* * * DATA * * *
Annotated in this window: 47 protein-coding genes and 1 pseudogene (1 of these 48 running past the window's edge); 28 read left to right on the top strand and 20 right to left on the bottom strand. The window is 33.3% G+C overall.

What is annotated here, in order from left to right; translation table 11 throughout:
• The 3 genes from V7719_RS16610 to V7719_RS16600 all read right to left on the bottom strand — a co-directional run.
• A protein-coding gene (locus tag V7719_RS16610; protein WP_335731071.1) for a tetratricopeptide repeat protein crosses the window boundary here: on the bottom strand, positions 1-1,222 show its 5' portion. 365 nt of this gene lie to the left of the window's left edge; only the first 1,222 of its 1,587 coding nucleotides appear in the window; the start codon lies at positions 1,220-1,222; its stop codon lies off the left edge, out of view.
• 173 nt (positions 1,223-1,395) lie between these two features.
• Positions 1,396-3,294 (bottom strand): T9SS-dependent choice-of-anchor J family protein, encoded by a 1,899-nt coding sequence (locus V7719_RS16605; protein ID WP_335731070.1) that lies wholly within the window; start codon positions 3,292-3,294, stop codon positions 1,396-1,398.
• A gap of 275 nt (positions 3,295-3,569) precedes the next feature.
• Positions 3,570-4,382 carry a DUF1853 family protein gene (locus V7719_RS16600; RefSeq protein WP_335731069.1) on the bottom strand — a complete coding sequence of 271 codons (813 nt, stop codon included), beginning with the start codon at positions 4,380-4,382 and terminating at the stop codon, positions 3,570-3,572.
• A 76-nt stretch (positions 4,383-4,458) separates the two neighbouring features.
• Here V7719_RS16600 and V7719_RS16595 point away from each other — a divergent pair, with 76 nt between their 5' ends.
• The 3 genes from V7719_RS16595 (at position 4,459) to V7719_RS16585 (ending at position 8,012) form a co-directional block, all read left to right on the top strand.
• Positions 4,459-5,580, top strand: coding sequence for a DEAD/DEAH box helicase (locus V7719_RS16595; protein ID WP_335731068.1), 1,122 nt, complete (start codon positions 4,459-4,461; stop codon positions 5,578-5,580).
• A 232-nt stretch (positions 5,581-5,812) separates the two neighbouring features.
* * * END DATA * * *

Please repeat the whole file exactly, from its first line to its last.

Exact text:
Annotated in this window: 47 protein-coding genes and 1 pseudogene (1 of these 48 running past the window's edge); 28 read left to right on the top strand and 20 right to left on the bottom strand. The window is 33.3% G+C overall.

What is annotated here, in order from left to right; translation table 11 throughout:
• The 3 genes from V7719_RS16610 to V7719_RS16600 all read right to left on the bottom strand — a co-directional run.
• A protein-coding gene (locus tag V7719_RS16610; protein WP_335731071.1) for a tetratricopeptide repeat protein crosses the window boundary here: on the bottom strand, positions 1-1,222 show its 5' portion. 365 nt of this gene lie to the left of the window's left edge; only the first 1,222 of its 1,587 coding nucleotides appear in the window; the start codon lies at positions 1,220-1,222; its stop codon lies off the left edge, out of view.
• 173 nt (positions 1,223-1,395) lie between these two features.
• Positions 1,396-3,294 (bottom strand): T9SS-dependent choice-of-anchor J family protein, encoded by a 1,899-nt coding sequence (locus V7719_RS16605; protein ID WP_335731070.1) that lies wholly within the window; start codon positions 3,292-3,294, stop codon positions 1,396-1,398.
• A gap of 275 nt (positions 3,295-3,569) precedes the next feature.
• Positions 3,570-4,382 carry a DUF1853 family protein gene (locus V7719_RS16600; RefSeq protein WP_335731069.1) on the bottom strand — a complete coding sequence of 271 codons (813 nt, stop codon included), beginning with the start codon at positions 4,380-4,382 and terminating at the stop codon, positions 3,570-3,572.
• A 76-nt stretch (positions 4,383-4,458) separates the two neighbouring features.
• Here V7719_RS16600 and V7719_RS16595 point away from each other — a divergent pair, with 76 nt between their 5' ends.
• The 3 genes from V7719_RS16595 (at position 4,459) to V7719_RS16585 (ending at position 8,012) form a co-directional block, all read left to right on the top strand.
• Positions 4,459-5,580, top strand: coding sequence for a DEAD/DEAH box helicase (locus V7719_RS16595; protein ID WP_335731068.1), 1,122 nt, complete (start codon positions 4,459-4,461; stop codon positions 5,578-5,580).
• A 232-nt stretch (positions 5,581-5,812) separates the two neighbouring features.